While Merle gave us lessons from a freethinking dog, Pukka is here to teach us all about the ups and downs of being a puppy…and there’s something very real we can all take away from that. I was recently sent a copy of Pukka, The Pup after Merle by Ted Kerasote, author of Merle’s Door. The book is big, hardcover with more than two hundred beautiful photographs. The story shares the tale of how the young yellow lab comes into Ted’s life, learns some hard lessons, overcomes fears, and basically loves life.

Q& A with Ted Kerasote:

What was it like to write the book from Pukka’s point of view?
I didn’t really write the book from Pukka’s point of view. As was the case in Merle’s Door, I watched my dog, I spoke with him, and I translated what he was telling me. It really is Pukka’s book.

How would you explain your philosophy of raising a puppy?
A lot of puppy-training manuals are all about confining the pup…Pukka had the run of the house and, yes, made a few mistakes…At the same time, pups, like children, need to learn manners—sitting, not bothering people, coming when called. But if these are made fun, and there’s some elk jerky and praise when it’s done right, the pup soon learns. My attitude is not to get too bent out of shape, and you and your puppy will be happier for it.

What have you and Pukka learned from each other?
I learned that one of the things I liked doing—running rivers—was not a great idea for a young, active pup. He wanted to be moving, to be roaming, and being confined to a raft was so borrrrrrrrrring! Pukka has learned from me that just because other dogs can do certain things—bark at the UPS man, for instance—that doesn’t mean he can. This has been a point of contention between us, he saying, “Why can’t I bark? All my friends are barking!” People who wring their hands over the company their children keep will understand this very well.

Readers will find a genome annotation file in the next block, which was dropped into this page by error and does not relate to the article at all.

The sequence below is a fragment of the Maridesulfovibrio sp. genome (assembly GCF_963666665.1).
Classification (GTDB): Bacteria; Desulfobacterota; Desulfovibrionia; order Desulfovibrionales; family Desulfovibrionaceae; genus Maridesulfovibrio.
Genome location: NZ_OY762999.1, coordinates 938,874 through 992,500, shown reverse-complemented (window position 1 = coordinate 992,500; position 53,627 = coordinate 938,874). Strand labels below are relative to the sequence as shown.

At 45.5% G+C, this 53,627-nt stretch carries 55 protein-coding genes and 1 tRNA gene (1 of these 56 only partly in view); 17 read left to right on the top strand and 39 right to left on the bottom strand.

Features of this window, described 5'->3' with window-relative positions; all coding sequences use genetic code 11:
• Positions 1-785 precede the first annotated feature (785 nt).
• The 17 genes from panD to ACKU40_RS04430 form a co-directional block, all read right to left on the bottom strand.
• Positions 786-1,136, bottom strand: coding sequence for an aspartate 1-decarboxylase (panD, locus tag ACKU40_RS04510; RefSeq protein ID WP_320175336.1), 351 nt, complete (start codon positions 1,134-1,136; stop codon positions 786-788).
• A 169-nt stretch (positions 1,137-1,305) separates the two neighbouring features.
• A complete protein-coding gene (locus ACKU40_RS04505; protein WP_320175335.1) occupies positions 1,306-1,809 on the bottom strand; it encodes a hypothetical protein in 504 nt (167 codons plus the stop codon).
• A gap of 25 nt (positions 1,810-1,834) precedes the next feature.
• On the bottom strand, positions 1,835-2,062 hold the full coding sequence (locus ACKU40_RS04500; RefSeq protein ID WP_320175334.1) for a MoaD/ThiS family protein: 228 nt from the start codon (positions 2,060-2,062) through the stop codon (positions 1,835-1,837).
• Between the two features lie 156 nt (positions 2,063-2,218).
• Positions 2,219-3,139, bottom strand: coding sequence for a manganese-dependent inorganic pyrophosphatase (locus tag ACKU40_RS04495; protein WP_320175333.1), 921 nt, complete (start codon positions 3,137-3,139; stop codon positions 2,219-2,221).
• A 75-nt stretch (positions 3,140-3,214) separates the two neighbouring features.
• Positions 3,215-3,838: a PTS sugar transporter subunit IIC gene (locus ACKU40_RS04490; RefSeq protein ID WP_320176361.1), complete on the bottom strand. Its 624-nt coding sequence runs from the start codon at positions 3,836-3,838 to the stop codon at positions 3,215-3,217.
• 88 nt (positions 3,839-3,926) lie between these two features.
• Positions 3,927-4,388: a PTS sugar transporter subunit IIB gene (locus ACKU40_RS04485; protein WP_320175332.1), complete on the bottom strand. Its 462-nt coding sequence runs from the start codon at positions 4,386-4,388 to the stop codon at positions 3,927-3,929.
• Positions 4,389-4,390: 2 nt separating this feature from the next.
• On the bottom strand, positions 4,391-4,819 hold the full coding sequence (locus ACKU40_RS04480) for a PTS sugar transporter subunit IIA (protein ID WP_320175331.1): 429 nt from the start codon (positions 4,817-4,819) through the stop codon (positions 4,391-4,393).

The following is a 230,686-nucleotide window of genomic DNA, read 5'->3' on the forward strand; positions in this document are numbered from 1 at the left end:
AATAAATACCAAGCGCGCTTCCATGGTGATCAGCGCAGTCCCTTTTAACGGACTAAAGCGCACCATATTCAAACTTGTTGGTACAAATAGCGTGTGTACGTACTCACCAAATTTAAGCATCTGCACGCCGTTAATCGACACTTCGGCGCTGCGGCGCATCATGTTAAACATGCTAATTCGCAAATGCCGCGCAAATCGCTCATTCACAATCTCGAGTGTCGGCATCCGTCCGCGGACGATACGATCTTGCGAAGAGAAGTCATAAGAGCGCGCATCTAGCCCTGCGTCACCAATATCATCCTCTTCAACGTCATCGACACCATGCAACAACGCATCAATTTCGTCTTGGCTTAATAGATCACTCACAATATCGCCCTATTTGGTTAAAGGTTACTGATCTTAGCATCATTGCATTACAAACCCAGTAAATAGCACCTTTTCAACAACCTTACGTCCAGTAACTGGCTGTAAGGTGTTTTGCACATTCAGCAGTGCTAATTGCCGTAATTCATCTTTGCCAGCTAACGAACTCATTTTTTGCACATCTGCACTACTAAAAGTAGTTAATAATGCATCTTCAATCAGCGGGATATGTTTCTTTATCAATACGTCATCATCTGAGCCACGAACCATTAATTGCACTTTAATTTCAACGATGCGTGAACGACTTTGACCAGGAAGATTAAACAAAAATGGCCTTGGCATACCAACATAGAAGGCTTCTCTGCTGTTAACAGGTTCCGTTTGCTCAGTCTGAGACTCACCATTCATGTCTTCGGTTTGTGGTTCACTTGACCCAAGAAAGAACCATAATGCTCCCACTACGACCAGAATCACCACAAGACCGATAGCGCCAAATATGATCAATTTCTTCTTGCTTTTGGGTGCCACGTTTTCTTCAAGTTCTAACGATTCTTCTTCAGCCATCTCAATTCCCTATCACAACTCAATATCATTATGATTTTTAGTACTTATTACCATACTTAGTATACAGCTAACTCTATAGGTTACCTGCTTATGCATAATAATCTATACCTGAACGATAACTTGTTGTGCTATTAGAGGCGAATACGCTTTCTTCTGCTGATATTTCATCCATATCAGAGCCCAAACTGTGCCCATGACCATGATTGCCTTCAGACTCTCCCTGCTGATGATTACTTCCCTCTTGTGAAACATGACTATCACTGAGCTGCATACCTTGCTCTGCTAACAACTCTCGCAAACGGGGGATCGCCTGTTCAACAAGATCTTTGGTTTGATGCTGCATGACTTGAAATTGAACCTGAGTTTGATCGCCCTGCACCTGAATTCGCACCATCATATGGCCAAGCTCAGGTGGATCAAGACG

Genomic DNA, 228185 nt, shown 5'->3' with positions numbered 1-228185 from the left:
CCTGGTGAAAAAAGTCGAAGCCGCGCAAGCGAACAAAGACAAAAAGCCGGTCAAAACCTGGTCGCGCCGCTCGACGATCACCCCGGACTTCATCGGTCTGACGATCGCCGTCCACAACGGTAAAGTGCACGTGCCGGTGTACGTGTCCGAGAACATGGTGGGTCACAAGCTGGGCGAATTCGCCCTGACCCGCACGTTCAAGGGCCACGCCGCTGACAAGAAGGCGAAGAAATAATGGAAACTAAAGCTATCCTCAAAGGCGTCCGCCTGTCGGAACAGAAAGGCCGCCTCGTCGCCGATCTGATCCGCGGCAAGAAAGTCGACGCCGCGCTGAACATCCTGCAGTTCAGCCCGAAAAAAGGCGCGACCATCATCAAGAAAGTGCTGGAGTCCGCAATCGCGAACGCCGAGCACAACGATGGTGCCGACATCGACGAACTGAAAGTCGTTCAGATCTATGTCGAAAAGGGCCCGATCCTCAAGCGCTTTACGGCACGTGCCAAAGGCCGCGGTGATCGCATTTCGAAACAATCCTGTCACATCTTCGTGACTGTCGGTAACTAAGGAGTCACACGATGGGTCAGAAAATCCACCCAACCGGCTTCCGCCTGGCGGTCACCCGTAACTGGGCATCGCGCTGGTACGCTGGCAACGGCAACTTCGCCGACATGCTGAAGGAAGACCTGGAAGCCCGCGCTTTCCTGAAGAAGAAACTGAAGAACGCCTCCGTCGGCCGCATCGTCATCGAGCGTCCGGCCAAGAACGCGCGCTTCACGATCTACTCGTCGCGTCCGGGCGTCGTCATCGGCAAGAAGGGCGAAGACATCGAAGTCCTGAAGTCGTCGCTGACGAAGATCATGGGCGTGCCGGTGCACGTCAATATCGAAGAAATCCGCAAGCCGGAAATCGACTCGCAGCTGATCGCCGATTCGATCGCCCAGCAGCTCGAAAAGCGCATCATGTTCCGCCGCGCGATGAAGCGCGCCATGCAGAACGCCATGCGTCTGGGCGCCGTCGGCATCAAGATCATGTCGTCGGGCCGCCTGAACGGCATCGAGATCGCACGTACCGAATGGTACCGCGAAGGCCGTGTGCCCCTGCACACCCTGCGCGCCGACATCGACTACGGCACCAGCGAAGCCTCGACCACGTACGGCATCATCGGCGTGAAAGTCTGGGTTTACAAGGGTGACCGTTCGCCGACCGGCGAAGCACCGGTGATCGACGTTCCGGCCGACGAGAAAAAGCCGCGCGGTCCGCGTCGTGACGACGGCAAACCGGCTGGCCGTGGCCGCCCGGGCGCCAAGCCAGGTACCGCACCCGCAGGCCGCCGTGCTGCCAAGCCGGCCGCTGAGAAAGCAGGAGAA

My review:
Pukka is the Hindi word for “genuine” or “first class.” Little Pukka is selected, in part, because his face resembles Merle’s. Pukka shares much of Merle’s philosophy too, such as collars are itchy, and retrieving gets boring after the first few times.

As we read Pukka, we come to discover the story of a partnership between dog and human. We see how Ted teaches Pukka the rules (no dogs in the kitchen, no begging for food) but also allows Pukka to explore and take the lead in living his own life. I felt a deep respect between the two. The words are sparse, letting the beautiful photographs tell the story. I cringed at the photo of Pukka’s poor injured eye after neighbor dog AJ took a bite. I laughed at the pictures of Pukka going down the slide. I awwwwed at the picture of Pukka under Merle’s aspen tree. Best of all were the photos of Pukka in the beautiful Wyoming wilderness that Ted loves so much. In some shots, Pukka looked afraid on the kayaks and watercraft. Then there were times when it looked as if he’d conquered his fear. Then came a gorgeous photo of Pukka from the top of craggy Jackson Peak. That was as if he’d conquered the world.

I hope you run out and get a copy of Pukka, the Pup after Merle. There’s nothing like a little puppy love to make you feel good.

Author Bio
Ted Kerasote is the author of many books, including the national best-seller Merle’s Door: Lessons from a Freethinking Dog and Out There, which won the National Outdoor Book Award. His essays and photographs have appeared in Audubon, Geo, Outside, Science, the New York Times, and more than sixty other periodicals. This is Pukka’s first book. Ted and Pukka live in Wyoming.